Since we don’t have to deal with duct leakage issues, we’ll assume the pump GPM is the system GPM. Two bits of information are needed to estimate pump GPM. The first item is the pump curve. When a pump is built, each manufacturer published the pump’s performance curve. You must have the exact manufacturer’s curve matching the installed pump with the right impeller size, RPM, and exact model number or your Btu test can be off by more than 50%. Simply Google the words, pump curve, with the model number and the Manufacturer’s name. Most current pump curves can be found on the Internet.

Like a fan curve, this table graphically represents the performance of the pump under certain field conditions.

Ideally, pump pressure is measured using pressure gauges or a circuit setter. For the introductory purposes, we’re going to calculate pump pressure using a time-tested formula.

Also, when performing the test, make sure that all the zone valves are open and calling for heat. The system performance test will be inaccurate if one or more of the zones are closed.

To calculate pump pressure on a simple residential system, use the following formula. Pump Pressure in Feet of Head = Feet of Pipe x 1.5 x .04.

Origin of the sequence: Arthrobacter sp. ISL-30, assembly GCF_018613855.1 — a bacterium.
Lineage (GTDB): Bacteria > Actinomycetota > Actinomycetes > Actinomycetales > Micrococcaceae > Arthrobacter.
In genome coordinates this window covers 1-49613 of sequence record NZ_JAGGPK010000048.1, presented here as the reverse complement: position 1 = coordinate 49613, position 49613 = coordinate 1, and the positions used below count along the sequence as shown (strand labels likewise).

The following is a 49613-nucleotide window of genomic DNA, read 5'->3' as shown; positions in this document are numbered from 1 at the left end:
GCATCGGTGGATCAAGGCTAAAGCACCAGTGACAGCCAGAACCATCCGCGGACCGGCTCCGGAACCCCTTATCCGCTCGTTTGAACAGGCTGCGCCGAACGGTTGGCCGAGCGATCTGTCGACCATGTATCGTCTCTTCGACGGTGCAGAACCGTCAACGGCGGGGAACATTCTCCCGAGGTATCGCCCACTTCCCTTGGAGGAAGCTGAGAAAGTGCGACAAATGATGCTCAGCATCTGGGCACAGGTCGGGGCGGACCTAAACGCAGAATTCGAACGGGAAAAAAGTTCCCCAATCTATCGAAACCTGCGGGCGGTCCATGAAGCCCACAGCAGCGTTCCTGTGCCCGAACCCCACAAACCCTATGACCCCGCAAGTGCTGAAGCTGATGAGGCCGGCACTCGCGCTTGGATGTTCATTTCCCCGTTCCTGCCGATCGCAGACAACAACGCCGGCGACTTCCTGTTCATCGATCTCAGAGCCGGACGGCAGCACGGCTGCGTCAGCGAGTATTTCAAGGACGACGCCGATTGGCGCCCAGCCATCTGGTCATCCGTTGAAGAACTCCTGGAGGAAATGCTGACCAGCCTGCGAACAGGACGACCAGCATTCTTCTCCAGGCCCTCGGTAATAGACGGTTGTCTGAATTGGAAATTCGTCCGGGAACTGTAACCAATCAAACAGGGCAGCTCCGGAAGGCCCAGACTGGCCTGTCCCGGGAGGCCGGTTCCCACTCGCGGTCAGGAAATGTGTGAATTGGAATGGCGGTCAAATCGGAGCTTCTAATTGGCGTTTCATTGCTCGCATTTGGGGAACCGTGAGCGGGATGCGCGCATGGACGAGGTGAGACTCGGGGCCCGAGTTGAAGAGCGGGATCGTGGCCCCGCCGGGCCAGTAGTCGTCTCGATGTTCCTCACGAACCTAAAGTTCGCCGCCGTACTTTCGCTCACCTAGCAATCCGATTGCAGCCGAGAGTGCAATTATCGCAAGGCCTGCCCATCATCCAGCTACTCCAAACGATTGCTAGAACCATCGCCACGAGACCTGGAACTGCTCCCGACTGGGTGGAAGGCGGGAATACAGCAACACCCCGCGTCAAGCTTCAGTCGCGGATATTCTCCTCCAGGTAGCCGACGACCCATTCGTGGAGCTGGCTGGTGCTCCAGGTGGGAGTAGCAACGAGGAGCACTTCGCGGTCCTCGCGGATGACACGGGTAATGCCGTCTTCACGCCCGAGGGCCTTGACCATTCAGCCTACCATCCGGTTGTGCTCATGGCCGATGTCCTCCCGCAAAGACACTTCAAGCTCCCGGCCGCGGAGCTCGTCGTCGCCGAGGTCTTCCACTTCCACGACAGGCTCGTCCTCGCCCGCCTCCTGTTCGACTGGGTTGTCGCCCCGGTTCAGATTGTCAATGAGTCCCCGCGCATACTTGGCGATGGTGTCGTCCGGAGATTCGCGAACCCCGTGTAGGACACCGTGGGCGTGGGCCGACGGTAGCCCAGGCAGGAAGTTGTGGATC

First, to find the Feet of Pipe, measure the total linear feet of supply and return pipe to and from the farthest heating device in the house. The 1.5 in the formula is a factor to include the pipe resistance to flow (pressure) and the pressure drop of the system components (coils, baseboards, radiators, and excess fittings). The .04 represents the typical pipe friction rate per 100 feet of pipe.

Example: Say a home has 90 feet of pipe in a hydronic heating system. The formula would be 90 feet x 1.5 x .04 = 5.4 Feet of Head.

Once we have calculated the pump pressure, we can use the pump curve to plot pump GPM. First, mark the calculated pump pressure on the left side of the pump curve where the feet of head pressure is found. Second, plot a straight line horizontally to the right until the line intersects the rounded pump curve line. Third, plot straight down to the bottom of the table to find the GPM the pump is moving.

Now you have found the pump GPM and you are a step closer to finding the system delivered Btu.

System Temperature Measurement
To be completely accurate, a submersion thermometer should be inserted into the water. But I’ve assumed you probably don’t have Pete’s Plugs to get access to the water temperature or pressures. So we measure the temperatures on the surface of the pipe, wrapped with insulation or by using a clamp-on thermometer specially made for pipe temperature measurement.